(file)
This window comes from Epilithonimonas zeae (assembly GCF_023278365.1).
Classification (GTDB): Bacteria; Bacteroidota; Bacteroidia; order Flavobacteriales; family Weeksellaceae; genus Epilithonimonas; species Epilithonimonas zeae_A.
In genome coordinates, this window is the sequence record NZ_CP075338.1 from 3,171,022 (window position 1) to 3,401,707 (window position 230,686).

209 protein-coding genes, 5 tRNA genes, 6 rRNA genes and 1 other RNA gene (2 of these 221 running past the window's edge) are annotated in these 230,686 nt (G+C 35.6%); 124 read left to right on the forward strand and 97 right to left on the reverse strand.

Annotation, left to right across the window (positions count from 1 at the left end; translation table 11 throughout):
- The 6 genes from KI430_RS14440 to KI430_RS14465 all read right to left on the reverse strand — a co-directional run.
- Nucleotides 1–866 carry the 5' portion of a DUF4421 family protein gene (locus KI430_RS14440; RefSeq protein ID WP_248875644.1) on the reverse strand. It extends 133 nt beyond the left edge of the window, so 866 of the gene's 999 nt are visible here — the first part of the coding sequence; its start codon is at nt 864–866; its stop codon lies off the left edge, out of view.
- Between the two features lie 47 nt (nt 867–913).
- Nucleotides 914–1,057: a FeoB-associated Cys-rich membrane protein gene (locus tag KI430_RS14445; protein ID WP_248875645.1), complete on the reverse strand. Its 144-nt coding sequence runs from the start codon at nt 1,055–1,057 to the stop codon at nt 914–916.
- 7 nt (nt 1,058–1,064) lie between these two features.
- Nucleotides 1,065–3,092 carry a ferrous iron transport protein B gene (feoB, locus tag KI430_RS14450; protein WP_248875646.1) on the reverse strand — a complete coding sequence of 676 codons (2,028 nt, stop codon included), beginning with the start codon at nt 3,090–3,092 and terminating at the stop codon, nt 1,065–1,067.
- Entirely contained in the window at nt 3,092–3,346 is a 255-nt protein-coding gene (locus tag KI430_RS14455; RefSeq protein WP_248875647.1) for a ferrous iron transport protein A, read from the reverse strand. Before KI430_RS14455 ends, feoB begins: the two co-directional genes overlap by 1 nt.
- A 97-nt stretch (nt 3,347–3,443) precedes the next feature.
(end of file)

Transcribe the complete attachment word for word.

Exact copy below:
This window comes from Epilithonimonas zeae (assembly GCF_023278365.1).
Classification (GTDB): Bacteria; Bacteroidota; Bacteroidia; order Flavobacteriales; family Weeksellaceae; genus Epilithonimonas; species Epilithonimonas zeae_A.
In genome coordinates, this window is the sequence record NZ_CP075338.1 from 3,171,022 (window position 1) to 3,401,707 (window position 230,686).

209 protein-coding genes, 5 tRNA genes, 6 rRNA genes and 1 other RNA gene (2 of these 221 running past the window's edge) are annotated in these 230,686 nt (G+C 35.6%); 124 read left to right on the forward strand and 97 right to left on the reverse strand.

Annotation, left to right across the window (positions count from 1 at the left end; translation table 11 throughout):
- The 6 genes from KI430_RS14440 to KI430_RS14465 all read right to left on the reverse strand — a co-directional run.
- Nucleotides 1–866 carry the 5' portion of a DUF4421 family protein gene (locus KI430_RS14440; RefSeq protein ID WP_248875644.1) on the reverse strand. It extends 133 nt beyond the left edge of the window, so 866 of the gene's 999 nt are visible here — the first part of the coding sequence; its start codon is at nt 864–866; its stop codon lies off the left edge, out of view.
- Between the two features lie 47 nt (nt 867–913).
- Nucleotides 914–1,057: a FeoB-associated Cys-rich membrane protein gene (locus tag KI430_RS14445; protein ID WP_248875645.1), complete on the reverse strand. Its 144-nt coding sequence runs from the start codon at nt 1,055–1,057 to the stop codon at nt 914–916.
- 7 nt (nt 1,058–1,064) lie between these two features.
- Nucleotides 1,065–3,092 carry a ferrous iron transport protein B gene (feoB, locus tag KI430_RS14450; protein WP_248875646.1) on the reverse strand — a complete coding sequence of 676 codons (2,028 nt, stop codon included), beginning with the start codon at nt 3,090–3,092 and terminating at the stop codon, nt 1,065–1,067.
- Entirely contained in the window at nt 3,092–3,346 is a 255-nt protein-coding gene (locus tag KI430_RS14455; RefSeq protein WP_248875647.1) for a ferrous iron transport protein A, read from the reverse strand. Before KI430_RS14455 ends, feoB begins: the two co-directional genes overlap by 1 nt.
- A 97-nt stretch (nt 3,347–3,443) precedes the next feature.